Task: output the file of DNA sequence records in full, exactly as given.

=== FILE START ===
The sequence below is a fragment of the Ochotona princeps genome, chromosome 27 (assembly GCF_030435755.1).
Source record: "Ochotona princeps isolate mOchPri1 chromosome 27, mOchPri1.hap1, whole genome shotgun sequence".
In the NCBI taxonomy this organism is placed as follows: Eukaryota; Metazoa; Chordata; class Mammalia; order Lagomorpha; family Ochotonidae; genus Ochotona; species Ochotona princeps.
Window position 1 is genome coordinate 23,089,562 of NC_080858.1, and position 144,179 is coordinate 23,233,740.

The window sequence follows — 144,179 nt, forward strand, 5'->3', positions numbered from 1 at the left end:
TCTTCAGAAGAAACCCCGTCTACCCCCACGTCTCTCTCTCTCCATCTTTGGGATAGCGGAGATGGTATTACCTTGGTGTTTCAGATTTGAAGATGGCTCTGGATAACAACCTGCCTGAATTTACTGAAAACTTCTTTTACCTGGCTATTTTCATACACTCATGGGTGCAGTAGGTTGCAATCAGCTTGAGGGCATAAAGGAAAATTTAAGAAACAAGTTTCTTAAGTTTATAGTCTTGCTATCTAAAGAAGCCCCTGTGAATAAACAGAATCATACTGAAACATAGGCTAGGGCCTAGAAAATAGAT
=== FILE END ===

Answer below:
The sequence below is a fragment of the Ochotona princeps genome, chromosome 27 (assembly GCF_030435755.1).
Source record: "Ochotona princeps isolate mOchPri1 chromosome 27, mOchPri1.hap1, whole genome shotgun sequence".
In the NCBI taxonomy this organism is placed as follows: Eukaryota; Metazoa; Chordata; class Mammalia; order Lagomorpha; family Ochotonidae; genus Ochotona; species Ochotona princeps.
Window position 1 is genome coordinate 23,089,562 of NC_080858.1, and position 144,179 is coordinate 23,233,740.

The window sequence follows — 144,179 nt, forward strand, 5'->3', positions numbered from 1 at the left end:
TCTTCAGAAGAAACCCCGTCTACCCCCACGTCTCTCTCTCTCCATCTTTGGGATAGCGGAGATGGTATTACCTTGGTGTTTCAGATTTGAAGATGGCTCTGGATAACAACCTGCCTGAATTTACTGAAAACTTCTTTTACCTGGCTATTTTCATACACTCATGGGTGCAGTAGGTTGCAATCAGCTTGAGGGCATAAAGGAAAATTTAAGAAACAAGTTTCTTAAGTTTATAGTCTTGCTATCTAAAGAAGCCCCTGTGAATAAACAGAATCATACTGAAACATAGGCTAGGGCCTAGAAAATAGAT